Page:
This article was first published by The Times of Israel and was re-posted with permission.
In the US, cleantech has often focused on ways to develop alternative energies, like solar and wind, but it’s becoming increasingly clear that water may be an even bigger problem.
“Just look at what happened in Flint,” said Mark Donig, a member of the steering committee of the recently formed Israel-California Green-Tech Partnership. “The lead in the water there is due to a longstanding infrastructure problem that is going to take years and billions of dollars to fix, and it’s a problem that is likely to repeat itself in many other places.
“As a developer of inexpensive and relatively inexpensive water technologies, Israel is a place the US must look to in order to ensure that farmers, industry, and citizens have access to clean, potable water.”
That’s not just Donig’s opinion. The White House recently announced a series of projects and programs designed to “elevate a national dialogue on the state of our nation’s water resources and infrastructure,” with support, investments, and resources provided for technologies that can improve water management, promote conservation, and “advance water sustainability on all fronts.”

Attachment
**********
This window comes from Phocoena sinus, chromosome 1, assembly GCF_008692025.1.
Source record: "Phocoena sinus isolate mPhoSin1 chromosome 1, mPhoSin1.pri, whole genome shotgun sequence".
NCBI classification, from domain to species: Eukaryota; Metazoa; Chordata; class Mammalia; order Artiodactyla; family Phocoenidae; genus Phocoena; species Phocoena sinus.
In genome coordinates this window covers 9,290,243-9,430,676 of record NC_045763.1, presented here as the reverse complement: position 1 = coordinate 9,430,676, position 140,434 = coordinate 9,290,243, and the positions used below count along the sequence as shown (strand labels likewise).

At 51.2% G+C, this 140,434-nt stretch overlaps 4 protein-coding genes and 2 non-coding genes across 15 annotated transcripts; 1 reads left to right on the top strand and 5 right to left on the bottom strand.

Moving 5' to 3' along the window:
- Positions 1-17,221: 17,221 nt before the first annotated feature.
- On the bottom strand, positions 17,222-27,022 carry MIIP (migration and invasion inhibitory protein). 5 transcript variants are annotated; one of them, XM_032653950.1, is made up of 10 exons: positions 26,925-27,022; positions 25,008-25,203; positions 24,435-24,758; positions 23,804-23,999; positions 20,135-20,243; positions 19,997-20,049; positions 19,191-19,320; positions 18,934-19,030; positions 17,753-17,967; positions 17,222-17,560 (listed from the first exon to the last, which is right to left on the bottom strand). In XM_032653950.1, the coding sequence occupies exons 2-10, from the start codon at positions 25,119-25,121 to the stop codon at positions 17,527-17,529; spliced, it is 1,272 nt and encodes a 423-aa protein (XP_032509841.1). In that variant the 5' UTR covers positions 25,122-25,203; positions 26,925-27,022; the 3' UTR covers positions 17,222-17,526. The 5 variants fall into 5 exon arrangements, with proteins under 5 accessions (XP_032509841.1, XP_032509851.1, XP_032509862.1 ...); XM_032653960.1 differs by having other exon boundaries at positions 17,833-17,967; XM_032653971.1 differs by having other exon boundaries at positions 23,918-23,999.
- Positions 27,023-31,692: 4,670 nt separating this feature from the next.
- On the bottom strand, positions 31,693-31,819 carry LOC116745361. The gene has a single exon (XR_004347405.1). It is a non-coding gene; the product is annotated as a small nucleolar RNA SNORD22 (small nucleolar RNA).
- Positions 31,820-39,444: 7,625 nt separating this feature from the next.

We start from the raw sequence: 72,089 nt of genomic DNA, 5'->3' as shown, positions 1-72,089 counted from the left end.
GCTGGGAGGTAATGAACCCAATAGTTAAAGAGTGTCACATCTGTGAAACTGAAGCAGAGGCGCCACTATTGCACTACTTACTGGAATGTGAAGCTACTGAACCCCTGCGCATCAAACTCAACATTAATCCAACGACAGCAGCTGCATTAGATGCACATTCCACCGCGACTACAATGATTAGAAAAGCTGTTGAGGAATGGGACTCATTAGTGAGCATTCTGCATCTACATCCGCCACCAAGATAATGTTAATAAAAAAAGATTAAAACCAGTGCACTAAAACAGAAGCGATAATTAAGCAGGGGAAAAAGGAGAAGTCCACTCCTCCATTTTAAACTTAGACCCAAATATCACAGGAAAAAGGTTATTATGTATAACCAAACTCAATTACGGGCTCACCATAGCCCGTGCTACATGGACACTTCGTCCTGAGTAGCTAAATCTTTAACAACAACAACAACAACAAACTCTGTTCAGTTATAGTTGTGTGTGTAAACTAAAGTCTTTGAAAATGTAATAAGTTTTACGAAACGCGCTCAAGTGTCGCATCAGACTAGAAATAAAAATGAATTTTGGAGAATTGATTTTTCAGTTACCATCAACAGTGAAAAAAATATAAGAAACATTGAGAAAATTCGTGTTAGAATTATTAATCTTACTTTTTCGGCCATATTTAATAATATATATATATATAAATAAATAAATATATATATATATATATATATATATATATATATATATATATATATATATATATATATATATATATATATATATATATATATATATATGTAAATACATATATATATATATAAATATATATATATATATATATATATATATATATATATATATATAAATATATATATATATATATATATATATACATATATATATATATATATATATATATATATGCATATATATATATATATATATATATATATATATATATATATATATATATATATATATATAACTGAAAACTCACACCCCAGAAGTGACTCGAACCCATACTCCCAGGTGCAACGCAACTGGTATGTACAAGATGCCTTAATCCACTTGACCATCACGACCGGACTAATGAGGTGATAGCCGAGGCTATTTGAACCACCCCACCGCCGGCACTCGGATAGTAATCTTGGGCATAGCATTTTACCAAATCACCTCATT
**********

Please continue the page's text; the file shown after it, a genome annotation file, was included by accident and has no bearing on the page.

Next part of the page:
Nearly all of the 30 projects on the White House’s list of approved projects were born in the US – except for the one approved for Los Angeles, which will establish a cleantech incubator where Israeli firms will develop solutions for California’s ongoing water crisis.
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That project, announced earlier this month at a summit on water solutions, “builds on California and Israel’s March 2014 memorandum of understanding to cooperate on developing water and green technology solutions,” the White House said in a statement.
“Today, the partnership is announcing a new joint venture with the city of Los Angeles’ Cleantech Incubator (LACI) that will culminate in the introduction of 10 Israeli companies in water, energy, and agricultural technologies to the California market. These companies will help accelerate the shift to a greener economy, with a particular focus on benefiting drought-stricken populations across the state, including the nearly 123,000 farmers in California.”
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